PNG images: PC Mouse
A computer mouse is a pointing device (hand control) that detects two-dimensional motion relative to a surface. This motion is typically translated into the motion of a pointer on a display, which allows a smooth control of the graphical user interface.
Physically, a mouse consists of an object held in one's hand, with one or more buttons. Mice often also feature other elements, such as touch surfaces and "wheels", which enable additional control and dimensional input.
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The earliest known publication of the term mouse as referring to a computer pointing device is in Bill English's July 1965 publication, "Computer-Aided Display Control".
The plural for the small rodent is always "mice" in modern usage. The plural of a computer mouse is "mouses" and "mice" according to most dictionaries, but "mice" being more common. The first recorded plural usage is "mice"; the online Oxford Dictionaries cites a 1984 use, and earlier uses include J. C. R. Licklider's "The Computer as a Communication Device" of 1968.
The trackball, a related pointing device, was invented in 1946 by Ralph Benjamin as part of a post-World War II-era fire-control radar plotting system called Comprehensive Display System (CDS). Benjamin was then working for the British Royal Navy Scientific Service. Benjamin's project used analog computers to calculate the future position of target aircraft based on several initial input points provided by a user with a joystick. Benjamin felt that a more elegant input device was needed and invented what they called a "roller ball" for this purpose.
The device was patented in 1947, but only a prototype using a metal ball rolling on two rubber-coated wheels was ever built, and the device was kept as a military secret.
Another early trackball was built by British electrical engineer Kenyon Taylor in collaboration with Tom Cranston and Fred Longstaff. Taylor was part of the original Ferranti Canada, working on the Royal Canadian Navy's DATAR (Digital Automated Tracking and Resolving) system in 1952.
DATAR was similar in concept to Benjamin's display. The trackball used four disks to pick up motion, two each for the X and Y directions. Several rollers provided mechanical support. When the ball was rolled, the pickup discs spun and contacts on their outer rim made periodic contact with wires, producing pulses of output with each movement of the ball. By counting the pulses, the physical movement of the ball could be determined. A digital computer calculated the tracks and sent the resulting data to other ships in a task force using pulse-code modulation radio signals. This trackball used a standard Canadian five-pin bowling ball. It was not patented, since it was a secret military project.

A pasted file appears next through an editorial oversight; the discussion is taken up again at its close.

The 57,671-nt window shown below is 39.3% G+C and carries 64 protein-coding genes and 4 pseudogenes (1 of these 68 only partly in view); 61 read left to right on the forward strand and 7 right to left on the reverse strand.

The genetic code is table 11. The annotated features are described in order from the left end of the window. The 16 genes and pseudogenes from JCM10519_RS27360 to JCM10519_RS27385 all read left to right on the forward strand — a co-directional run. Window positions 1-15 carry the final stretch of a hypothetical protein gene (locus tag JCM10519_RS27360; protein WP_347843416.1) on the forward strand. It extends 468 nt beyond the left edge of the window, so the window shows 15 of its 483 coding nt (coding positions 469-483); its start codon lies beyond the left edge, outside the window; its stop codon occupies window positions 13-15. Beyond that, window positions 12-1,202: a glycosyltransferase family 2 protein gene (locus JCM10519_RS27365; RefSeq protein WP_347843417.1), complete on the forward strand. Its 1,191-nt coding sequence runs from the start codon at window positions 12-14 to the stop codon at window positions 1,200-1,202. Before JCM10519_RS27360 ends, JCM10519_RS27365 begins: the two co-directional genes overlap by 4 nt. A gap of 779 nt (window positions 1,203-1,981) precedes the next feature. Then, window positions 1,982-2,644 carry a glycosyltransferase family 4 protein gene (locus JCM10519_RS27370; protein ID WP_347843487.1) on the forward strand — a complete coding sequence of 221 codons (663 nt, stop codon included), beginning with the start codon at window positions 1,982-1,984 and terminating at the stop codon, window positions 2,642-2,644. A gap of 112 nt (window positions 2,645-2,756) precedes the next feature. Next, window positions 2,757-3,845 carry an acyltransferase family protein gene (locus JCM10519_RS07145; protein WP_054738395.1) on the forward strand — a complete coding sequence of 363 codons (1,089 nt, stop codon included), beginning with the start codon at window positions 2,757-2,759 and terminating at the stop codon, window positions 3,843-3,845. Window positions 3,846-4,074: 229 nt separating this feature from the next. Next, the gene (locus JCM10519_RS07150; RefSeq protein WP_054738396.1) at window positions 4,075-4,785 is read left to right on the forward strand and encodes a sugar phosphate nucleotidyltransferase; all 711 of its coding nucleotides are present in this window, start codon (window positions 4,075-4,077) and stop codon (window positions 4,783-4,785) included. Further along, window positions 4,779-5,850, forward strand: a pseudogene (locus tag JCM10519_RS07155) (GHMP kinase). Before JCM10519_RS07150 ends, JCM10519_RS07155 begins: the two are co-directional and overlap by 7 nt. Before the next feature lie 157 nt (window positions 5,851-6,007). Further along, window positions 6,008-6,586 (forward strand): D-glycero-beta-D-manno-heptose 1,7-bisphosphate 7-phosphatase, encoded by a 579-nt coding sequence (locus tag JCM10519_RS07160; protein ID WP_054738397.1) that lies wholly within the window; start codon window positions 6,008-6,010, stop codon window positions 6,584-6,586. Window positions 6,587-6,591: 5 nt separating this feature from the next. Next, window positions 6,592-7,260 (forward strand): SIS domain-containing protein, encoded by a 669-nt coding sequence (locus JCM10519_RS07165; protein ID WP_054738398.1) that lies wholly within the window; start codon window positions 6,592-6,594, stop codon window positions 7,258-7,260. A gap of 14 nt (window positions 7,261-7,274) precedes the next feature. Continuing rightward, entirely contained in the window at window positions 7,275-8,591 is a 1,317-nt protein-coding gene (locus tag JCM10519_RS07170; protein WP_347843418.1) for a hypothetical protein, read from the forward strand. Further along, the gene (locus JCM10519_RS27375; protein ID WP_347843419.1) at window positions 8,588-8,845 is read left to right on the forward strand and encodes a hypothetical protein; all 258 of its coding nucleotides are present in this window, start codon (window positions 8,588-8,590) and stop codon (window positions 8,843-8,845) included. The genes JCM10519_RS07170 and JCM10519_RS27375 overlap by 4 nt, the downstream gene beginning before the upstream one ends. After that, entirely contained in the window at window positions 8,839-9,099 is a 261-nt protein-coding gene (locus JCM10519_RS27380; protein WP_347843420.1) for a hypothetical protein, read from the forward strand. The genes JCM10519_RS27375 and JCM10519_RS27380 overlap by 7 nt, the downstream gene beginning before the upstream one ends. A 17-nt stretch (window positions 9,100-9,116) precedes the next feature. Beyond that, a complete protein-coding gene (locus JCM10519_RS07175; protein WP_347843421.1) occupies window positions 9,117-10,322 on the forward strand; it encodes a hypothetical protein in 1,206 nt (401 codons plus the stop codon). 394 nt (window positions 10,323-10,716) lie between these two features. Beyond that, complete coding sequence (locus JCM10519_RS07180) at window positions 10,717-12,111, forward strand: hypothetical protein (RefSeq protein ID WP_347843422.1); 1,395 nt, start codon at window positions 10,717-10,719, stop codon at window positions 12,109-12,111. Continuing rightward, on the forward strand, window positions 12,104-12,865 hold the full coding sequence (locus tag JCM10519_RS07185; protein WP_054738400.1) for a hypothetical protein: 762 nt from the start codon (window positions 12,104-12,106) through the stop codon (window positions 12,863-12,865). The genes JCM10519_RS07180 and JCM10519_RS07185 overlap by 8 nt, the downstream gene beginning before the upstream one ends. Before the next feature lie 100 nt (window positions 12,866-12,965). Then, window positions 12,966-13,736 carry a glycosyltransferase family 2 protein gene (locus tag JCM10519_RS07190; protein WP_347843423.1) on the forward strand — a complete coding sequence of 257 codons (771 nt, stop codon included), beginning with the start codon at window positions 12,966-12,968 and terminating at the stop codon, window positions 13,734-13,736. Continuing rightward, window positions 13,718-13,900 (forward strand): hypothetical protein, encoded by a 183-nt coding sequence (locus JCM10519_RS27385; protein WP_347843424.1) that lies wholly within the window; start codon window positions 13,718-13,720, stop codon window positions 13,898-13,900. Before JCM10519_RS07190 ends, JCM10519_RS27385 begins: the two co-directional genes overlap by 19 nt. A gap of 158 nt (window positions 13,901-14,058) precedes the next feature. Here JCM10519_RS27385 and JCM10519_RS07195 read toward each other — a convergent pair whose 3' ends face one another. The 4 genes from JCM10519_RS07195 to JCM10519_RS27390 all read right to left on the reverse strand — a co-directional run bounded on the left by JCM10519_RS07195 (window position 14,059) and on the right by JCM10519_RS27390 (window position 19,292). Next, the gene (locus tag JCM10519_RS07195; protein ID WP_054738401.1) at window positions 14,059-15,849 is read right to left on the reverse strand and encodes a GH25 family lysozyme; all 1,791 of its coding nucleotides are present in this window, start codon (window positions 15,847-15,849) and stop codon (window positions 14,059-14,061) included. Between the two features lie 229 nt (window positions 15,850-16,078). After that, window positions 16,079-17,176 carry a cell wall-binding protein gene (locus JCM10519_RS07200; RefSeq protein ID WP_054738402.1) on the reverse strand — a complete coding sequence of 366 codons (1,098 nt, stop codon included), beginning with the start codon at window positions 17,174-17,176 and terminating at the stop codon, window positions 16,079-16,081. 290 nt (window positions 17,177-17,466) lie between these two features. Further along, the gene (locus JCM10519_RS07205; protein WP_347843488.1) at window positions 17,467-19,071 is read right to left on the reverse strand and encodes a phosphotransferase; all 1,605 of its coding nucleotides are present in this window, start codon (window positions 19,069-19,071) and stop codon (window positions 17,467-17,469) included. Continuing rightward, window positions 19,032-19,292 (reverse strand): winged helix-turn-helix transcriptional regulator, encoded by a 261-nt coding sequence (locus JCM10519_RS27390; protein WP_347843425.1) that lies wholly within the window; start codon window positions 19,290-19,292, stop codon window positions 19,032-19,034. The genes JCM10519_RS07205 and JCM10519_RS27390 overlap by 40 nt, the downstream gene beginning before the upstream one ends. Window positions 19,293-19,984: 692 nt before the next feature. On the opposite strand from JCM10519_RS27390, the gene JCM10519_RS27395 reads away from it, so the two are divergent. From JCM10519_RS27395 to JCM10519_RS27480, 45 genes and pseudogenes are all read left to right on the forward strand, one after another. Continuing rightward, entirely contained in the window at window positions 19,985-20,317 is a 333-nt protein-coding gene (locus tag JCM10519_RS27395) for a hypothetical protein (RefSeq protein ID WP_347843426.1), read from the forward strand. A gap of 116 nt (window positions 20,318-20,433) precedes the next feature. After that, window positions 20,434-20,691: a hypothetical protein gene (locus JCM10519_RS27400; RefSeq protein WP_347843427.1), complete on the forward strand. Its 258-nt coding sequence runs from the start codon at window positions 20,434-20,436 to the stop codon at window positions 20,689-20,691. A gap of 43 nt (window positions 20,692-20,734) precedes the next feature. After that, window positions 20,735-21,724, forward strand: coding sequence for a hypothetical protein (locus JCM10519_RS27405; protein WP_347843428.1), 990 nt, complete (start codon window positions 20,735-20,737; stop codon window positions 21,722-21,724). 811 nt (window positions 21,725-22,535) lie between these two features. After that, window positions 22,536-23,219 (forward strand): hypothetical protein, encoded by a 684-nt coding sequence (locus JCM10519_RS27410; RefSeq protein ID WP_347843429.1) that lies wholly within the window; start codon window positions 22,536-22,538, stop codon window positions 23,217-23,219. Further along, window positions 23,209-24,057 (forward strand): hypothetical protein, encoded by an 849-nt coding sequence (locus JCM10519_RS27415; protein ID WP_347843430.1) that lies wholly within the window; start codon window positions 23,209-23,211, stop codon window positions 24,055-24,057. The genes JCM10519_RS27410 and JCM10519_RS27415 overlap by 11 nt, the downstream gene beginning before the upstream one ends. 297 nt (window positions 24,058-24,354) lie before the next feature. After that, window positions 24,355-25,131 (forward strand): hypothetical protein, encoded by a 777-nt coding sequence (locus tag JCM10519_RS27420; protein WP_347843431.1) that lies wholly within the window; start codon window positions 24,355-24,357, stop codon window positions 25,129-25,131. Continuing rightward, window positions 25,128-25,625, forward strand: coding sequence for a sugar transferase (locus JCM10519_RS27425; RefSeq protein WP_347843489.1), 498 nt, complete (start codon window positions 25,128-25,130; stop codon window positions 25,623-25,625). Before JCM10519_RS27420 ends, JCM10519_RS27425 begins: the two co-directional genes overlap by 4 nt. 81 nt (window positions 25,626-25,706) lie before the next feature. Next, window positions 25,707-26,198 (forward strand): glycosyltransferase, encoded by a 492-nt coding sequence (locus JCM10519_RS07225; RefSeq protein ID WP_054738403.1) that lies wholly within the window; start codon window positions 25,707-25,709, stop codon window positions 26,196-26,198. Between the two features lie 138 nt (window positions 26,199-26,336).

Douglas Engelbart of the Stanford Research Institute (now SRI International) has been credited in published books by Thierry Bardini, Paul Ceruzzi, Howard Rheingold, and several others as the inventor of the mouse. Engelbart was also recognized as such in various obituary titles after his death in July 2013.
By 1963, Engelbart had already established a research lab at SRI, the Augmentation Research Center (ARC), to pursue his objective of developing both hardware and software computer technology to "augment" human intelligence. That November, while attending a conference on computer graphics in Reno, Nevada, Engelbart began to ponder how to adapt the underlying principles of the planimeter to X-Y coordinate input. On November 14, 1963, he first recorded his thoughts in his personal notebook about something he initially called a "bug," which in a "3-point" form could have a "drop point and 2 orthogonal wheels." He wrote that the "bug" would be "easier" and "more natural" to use, and unlike a stylus, it would stay still when let go, which meant it would be "much better for coordination with the keyboard."
In 1964, Bill English joined ARC, where he helped Engelbart build the first mouse prototype. They christened the device the mouse as early models had a cord attached to the rear part of the device which looked like a tail, and in turn resembled the common mouse. As noted above, this "mouse" was first mentioned in print in a July 1965 report, on which English was the lead author. On December 9, 1968, Engelbart publicly demonstrated the mouse at what would come to be known as The Mother of All Demos. Engelbart never received any royalties for it, as his employer SRI held the patent, which expired before the mouse became widely used in personal computers. In any event, the invention of the mouse was just a small part of Engelbart's much larger project of augmenting human intellect.